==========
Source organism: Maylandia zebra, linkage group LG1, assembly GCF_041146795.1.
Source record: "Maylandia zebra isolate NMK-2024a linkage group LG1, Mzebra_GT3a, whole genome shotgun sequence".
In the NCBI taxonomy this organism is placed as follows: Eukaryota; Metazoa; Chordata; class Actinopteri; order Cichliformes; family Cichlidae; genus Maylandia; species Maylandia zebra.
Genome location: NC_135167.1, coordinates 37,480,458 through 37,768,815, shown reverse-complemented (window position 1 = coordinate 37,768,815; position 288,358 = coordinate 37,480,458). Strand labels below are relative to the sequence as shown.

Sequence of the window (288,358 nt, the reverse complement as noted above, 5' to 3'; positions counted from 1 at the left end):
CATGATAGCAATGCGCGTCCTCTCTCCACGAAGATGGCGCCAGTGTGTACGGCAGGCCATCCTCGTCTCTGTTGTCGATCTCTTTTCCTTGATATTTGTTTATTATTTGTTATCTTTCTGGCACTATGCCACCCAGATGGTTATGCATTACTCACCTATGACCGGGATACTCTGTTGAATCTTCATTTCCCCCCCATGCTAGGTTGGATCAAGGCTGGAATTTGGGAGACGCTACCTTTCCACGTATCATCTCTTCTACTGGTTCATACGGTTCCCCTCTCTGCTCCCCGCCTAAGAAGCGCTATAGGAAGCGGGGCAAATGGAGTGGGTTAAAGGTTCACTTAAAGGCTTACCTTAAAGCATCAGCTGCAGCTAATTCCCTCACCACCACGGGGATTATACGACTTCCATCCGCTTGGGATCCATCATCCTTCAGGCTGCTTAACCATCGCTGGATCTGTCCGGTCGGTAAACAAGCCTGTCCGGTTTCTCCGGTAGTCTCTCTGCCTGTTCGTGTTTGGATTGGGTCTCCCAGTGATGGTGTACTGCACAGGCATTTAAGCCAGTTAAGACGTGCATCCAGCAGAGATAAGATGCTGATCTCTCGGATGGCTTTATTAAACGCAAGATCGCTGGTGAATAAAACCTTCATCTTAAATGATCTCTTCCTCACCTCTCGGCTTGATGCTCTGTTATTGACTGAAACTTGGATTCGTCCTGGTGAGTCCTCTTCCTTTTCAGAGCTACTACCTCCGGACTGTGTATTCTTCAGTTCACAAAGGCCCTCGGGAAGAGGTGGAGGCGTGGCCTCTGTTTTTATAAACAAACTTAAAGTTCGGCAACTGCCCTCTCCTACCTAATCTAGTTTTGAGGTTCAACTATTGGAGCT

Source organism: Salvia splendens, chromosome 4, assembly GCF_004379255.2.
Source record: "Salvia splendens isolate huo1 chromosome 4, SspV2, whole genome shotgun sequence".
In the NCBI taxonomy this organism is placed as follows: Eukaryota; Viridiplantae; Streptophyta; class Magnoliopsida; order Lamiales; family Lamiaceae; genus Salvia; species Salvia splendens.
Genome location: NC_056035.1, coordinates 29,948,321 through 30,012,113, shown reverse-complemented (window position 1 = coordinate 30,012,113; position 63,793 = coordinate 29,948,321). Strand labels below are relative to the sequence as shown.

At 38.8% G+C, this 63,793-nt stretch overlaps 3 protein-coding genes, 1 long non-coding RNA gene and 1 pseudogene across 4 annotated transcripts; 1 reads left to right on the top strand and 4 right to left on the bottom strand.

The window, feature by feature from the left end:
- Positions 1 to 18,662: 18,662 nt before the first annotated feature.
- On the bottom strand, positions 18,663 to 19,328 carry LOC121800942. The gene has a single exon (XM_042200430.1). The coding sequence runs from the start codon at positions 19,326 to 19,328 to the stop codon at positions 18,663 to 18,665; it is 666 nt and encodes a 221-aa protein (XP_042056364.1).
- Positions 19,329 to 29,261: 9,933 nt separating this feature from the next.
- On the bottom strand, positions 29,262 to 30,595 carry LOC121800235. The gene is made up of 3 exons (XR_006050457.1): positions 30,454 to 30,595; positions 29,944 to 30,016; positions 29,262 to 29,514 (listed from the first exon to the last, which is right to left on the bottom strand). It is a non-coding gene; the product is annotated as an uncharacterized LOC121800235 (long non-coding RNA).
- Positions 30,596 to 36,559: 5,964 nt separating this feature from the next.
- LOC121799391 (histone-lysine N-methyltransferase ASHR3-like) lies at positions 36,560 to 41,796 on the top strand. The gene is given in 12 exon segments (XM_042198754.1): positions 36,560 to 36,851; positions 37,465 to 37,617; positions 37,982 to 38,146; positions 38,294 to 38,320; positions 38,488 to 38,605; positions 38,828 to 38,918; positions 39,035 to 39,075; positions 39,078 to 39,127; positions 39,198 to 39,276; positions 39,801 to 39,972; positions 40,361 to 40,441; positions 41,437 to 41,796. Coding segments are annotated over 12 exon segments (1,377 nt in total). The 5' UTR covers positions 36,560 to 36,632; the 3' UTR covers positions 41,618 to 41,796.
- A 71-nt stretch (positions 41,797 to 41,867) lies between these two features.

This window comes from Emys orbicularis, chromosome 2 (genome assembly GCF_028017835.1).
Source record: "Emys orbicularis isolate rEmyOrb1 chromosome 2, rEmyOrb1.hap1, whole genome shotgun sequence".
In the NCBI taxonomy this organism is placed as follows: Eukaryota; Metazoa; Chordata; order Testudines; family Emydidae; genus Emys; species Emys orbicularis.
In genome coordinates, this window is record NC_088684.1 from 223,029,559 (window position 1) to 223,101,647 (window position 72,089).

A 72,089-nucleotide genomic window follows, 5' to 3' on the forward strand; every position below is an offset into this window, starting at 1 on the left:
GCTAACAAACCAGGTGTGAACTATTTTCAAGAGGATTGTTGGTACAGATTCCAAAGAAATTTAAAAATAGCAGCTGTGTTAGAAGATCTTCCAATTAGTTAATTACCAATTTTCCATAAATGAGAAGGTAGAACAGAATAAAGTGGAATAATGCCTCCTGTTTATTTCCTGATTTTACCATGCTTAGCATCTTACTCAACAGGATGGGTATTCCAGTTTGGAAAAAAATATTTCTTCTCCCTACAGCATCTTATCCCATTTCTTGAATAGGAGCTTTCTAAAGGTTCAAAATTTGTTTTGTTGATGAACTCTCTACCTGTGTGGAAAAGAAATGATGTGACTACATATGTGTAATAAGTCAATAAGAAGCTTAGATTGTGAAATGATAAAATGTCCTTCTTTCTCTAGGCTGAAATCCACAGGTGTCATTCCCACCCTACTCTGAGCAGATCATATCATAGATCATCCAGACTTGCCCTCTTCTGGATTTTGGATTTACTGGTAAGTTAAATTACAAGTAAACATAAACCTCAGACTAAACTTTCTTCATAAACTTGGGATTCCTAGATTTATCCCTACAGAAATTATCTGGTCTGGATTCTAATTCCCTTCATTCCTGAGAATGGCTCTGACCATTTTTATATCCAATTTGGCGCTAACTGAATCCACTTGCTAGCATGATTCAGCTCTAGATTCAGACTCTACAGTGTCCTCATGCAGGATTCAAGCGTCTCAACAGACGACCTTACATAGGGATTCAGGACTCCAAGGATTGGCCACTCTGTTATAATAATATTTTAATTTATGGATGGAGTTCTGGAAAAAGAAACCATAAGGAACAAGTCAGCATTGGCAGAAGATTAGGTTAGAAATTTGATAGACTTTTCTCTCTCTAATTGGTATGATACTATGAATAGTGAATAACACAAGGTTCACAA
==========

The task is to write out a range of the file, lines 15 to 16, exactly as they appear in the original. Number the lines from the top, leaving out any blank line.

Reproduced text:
- Positions 19,329 to 29,261: 9,933 nt separating this feature from the next.
- On the bottom strand, positions 29,262 to 30,595 carry LOC121800235. The gene is made up of 3 exons (XR_006050457.1): positions 30,454 to 30,595; positions 29,944 to 30,016; positions 29,262 to 29,514 (listed from the first exon to the last, which is right to left on the bottom strand). It is a non-coding gene; the product is annotated as an uncharacterized LOC121800235 (long non-coding RNA).